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emerging technologies

Spore 1.1

A physical computing project that creates an ecosystem for a rubber tree, where conditions for life or death are controlled by monitoring fluctuations in the price of Home Depot stock. The plant was purchased from The Home Depot, so the project is eligible for the company's one-year return policy if the tree dies.

Art and Science

Spore 1.1 makes visible the artificiality of our immediate reality by relating the stock market to the ecosystem. Using small-form-factor computing, microcontrollers, and custom software, the life of a plant is controlled with data typically used to monitor the life of a corporation.


The primary goal of the project was to find creative expression within a system of control that is systematically monitored through globalization, the growth of multinational corporations, and the loss of heterogeneity and market-driven economies. Another goal was to produce a visually engaging work that shows the familiar form of a potted plant encased within a cybernetic environment that reads as simultaneously unpleasant and bound, yet balanced and harmonious.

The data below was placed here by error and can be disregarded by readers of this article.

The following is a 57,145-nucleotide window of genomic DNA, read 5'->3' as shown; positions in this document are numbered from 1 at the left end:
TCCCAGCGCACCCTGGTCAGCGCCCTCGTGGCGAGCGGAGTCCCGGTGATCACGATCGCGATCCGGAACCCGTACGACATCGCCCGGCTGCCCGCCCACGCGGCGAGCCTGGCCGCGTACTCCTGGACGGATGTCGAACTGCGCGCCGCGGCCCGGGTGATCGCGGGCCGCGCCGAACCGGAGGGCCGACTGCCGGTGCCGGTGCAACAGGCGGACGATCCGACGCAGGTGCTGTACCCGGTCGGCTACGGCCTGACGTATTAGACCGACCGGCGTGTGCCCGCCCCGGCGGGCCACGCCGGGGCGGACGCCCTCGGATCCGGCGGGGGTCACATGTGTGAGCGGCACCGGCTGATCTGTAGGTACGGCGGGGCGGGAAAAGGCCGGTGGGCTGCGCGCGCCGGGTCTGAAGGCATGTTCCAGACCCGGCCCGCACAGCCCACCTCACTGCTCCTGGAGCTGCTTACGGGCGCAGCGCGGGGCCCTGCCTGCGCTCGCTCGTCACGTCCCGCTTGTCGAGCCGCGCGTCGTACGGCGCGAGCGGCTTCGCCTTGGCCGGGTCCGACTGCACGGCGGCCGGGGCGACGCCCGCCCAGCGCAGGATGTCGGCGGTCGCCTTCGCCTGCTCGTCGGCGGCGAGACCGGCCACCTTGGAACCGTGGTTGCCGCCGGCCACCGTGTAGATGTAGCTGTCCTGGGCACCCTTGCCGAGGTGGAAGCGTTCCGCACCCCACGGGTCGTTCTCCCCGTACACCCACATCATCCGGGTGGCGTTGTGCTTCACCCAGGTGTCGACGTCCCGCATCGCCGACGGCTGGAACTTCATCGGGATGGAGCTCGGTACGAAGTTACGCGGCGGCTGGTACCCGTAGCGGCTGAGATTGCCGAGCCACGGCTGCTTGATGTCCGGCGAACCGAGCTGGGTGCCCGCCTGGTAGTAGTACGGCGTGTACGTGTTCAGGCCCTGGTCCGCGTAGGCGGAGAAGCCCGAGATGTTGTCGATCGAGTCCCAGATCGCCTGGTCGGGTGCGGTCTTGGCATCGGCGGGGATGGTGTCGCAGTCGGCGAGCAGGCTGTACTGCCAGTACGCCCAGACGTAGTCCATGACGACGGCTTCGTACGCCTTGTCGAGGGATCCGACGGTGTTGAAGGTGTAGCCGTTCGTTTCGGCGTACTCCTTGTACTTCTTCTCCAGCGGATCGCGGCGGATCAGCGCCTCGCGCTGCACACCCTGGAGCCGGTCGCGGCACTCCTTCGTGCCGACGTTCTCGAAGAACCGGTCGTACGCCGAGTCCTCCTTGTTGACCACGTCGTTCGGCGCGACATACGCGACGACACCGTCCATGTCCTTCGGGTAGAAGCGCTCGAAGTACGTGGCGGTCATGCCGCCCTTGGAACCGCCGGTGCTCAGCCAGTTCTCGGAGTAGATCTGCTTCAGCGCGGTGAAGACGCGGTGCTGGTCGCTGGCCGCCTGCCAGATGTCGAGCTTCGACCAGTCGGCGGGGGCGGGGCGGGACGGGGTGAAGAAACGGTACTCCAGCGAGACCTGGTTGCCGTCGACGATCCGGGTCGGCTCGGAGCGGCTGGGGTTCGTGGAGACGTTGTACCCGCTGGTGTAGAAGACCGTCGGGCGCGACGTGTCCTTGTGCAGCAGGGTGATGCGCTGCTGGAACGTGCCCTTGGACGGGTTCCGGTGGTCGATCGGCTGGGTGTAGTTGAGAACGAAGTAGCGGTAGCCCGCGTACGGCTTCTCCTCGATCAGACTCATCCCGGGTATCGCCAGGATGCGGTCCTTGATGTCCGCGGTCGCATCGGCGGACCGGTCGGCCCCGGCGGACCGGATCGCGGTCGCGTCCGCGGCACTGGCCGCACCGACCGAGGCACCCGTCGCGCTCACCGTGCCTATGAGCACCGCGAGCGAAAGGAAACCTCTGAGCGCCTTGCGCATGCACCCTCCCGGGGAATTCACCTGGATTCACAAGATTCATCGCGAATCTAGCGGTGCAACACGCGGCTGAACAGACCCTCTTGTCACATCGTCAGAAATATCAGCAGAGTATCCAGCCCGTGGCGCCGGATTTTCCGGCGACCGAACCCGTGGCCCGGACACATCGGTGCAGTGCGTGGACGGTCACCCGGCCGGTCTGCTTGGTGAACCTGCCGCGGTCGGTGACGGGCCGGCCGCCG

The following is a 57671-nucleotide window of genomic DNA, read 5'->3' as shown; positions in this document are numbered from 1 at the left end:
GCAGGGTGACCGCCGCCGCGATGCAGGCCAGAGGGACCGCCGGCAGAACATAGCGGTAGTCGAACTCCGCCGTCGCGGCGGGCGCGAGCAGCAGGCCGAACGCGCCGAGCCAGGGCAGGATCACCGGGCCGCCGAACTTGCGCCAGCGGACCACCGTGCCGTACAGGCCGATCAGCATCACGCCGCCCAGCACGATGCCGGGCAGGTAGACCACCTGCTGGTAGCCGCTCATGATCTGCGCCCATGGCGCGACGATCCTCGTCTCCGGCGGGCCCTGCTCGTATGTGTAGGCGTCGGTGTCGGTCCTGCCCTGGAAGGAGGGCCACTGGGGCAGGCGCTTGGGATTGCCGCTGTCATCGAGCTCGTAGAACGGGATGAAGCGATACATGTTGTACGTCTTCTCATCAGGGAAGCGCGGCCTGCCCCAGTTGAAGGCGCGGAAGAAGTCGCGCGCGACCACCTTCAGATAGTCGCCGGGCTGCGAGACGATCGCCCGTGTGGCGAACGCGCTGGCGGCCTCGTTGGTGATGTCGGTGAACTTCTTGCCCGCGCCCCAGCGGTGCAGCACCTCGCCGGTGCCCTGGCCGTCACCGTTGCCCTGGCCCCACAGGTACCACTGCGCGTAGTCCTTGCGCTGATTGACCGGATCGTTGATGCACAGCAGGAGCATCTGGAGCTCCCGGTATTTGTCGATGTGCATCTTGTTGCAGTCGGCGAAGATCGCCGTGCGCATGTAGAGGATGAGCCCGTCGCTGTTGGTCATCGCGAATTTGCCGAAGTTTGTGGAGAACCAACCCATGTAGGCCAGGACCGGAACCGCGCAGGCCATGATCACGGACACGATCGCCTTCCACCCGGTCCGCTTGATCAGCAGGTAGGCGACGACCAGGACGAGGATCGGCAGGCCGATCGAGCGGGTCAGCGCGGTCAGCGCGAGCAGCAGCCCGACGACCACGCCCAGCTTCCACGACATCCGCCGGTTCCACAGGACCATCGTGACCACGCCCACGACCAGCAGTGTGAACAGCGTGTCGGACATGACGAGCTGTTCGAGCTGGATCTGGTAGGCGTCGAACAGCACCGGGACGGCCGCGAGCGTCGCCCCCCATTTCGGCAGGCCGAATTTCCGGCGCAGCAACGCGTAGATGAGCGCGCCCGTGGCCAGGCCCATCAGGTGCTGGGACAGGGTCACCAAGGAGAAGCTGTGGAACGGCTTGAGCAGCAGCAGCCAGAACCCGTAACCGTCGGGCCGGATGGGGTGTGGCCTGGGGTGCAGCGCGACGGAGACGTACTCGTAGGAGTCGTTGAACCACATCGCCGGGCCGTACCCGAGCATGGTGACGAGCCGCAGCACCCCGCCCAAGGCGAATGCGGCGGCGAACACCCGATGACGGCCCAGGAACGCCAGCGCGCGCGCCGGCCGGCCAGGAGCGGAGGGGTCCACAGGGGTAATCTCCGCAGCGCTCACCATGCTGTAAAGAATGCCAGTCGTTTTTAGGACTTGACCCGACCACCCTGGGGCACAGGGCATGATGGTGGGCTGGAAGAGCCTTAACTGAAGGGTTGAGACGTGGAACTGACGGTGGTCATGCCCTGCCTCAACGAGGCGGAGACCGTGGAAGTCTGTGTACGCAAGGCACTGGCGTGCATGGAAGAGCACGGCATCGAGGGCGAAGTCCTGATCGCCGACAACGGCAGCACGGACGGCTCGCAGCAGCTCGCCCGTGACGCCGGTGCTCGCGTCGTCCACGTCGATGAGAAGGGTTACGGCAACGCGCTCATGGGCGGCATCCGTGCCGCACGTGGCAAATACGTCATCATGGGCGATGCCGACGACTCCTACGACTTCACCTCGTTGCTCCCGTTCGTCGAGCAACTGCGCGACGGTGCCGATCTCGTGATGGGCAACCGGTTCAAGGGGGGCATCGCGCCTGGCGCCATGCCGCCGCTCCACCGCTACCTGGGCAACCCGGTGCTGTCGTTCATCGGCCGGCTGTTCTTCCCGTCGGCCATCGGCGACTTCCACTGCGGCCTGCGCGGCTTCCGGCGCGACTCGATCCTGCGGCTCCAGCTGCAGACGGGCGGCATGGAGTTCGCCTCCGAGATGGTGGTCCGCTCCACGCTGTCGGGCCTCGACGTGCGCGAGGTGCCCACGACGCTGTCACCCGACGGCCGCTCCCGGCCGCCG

Spore 1.1 derives creative expression from, and visually exposes, a growing system of control that has steadily been replacing heterogeneous market-driven economies. These systems (or multinational corporations) employ a variety of strategies in the name of consumer freedom (liberal return policies, etc.) but forcefully act as consumer-control mechanisms on the macroscopic level.


Spore 1.1 will continue indefinitely. The tree has already died twice and been replaced. New Spore projects are in progress, utilizing physical computing technology and data mined from economies of scale to affect living organisms. Spore 2.0 will use wireless internet signals to encourage slime mold growth in urban settings.


Doug Easterly
Syracuse University
playfight (at)


Matt Kenyon
SUNY Fredonia